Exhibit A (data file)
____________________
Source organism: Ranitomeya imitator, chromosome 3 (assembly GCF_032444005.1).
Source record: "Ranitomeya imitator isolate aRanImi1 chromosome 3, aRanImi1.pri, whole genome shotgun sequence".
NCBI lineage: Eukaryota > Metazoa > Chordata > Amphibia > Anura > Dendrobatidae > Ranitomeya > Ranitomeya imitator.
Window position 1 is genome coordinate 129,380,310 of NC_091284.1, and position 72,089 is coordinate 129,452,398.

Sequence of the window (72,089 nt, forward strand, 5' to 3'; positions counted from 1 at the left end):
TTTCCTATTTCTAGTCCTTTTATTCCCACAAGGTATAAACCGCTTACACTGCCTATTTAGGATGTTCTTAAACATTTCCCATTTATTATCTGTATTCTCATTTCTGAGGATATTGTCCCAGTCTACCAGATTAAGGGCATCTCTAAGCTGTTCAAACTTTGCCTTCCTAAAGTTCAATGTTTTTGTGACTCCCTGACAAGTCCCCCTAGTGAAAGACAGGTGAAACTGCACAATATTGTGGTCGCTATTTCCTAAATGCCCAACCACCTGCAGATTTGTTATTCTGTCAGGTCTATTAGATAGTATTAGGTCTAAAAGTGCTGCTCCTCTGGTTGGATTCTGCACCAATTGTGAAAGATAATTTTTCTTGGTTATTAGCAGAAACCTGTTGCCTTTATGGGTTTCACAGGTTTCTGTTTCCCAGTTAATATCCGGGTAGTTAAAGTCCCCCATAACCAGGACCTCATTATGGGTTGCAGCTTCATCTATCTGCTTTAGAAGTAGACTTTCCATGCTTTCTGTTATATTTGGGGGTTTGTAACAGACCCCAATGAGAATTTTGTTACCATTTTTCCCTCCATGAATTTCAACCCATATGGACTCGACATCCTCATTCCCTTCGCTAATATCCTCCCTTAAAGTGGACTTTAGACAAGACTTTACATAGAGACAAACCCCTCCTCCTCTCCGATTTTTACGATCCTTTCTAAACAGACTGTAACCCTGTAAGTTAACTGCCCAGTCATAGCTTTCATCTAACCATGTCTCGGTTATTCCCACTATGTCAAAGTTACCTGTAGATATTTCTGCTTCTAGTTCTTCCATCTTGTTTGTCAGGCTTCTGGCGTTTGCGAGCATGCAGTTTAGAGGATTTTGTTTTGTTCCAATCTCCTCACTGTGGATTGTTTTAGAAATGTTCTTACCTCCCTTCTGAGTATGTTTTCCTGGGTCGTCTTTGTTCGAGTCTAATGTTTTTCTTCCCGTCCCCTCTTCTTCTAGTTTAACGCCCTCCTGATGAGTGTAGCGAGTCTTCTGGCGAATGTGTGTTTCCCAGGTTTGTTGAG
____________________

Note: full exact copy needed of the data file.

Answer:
Source organism: Ranitomeya imitator, chromosome 3 (assembly GCF_032444005.1).
Source record: "Ranitomeya imitator isolate aRanImi1 chromosome 3, aRanImi1.pri, whole genome shotgun sequence".
NCBI lineage: Eukaryota > Metazoa > Chordata > Amphibia > Anura > Dendrobatidae > Ranitomeya > Ranitomeya imitator.
Window position 1 is genome coordinate 129,380,310 of NC_091284.1, and position 72,089 is coordinate 129,452,398.

Sequence of the window (72,089 nt, forward strand, 5' to 3'; positions counted from 1 at the left end):
TTTCCTATTTCTAGTCCTTTTATTCCCACAAGGTATAAACCGCTTACACTGCCTATTTAGGATGTTCTTAAACATTTCCCATTTATTATCTGTATTCTCATTTCTGAGGATATTGTCCCAGTCTACCAGATTAAGGGCATCTCTAAGCTGTTCAAACTTTGCCTTCCTAAAGTTCAATGTTTTTGTGACTCCCTGACAAGTCCCCCTAGTGAAAGACAGGTGAAACTGCACAATATTGTGGTCGCTATTTCCTAAATGCCCAACCACCTGCAGATTTGTTATTCTGTCAGGTCTATTAGATAGTATTAGGTCTAAAAGTGCTGCTCCTCTGGTTGGATTCTGCACCAATTGTGAAAGATAATTTTTCTTGGTTATTAGCAGAAACCTGTTGCCTTTATGGGTTTCACAGGTTTCTGTTTCCCAGTTAATATCCGGGTAGTTAAAGTCCCCCATAACCAGGACCTCATTATGGGTTGCAGCTTCATCTATCTGCTTTAGAAGTAGACTTTCCATGCTTTCTGTTATATTTGGGGGTTTGTAACAGACCCCAATGAGAATTTTGTTACCATTTTTCCCTCCATGAATTTCAACCCATATGGACTCGACATCCTCATTCCCTTCGCTAATATCCTCCCTTAAAGTGGACTTTAGACAAGACTTTACATAGAGACAAACCCCTCCTCCTCTCCGATTTTTACGATCCTTTCTAAACAGACTGTAACCCTGTAAGTTAACTGCCCAGTCATAGCTTTCATCTAACCATGTCTCGGTTATTCCCACTATGTCAAAGTTACCTGTAGATATTTCTGCTTCTAGTTCTTCCATCTTGTTTGTCAGGCTTCTGGCGTTTGCGAGCATGCAGTTTAGAGGATTTTGTTTTGTTCCAATCTCCTCACTGTGGATTGTTTTAGAAATGTTCTTACCTCCCTTCTGAGTATGTTTTCCTGGGTCGTCTTTGTTCGAGTCTAATGTTTTTCTTCCCGTCCCCTCTTCTTCTAGTTTAACGCCCTCCTGATGAGTGTAGCGAGTCTTCTGGCGAATGTGTGTTTCCCAGGTTTGTTGAG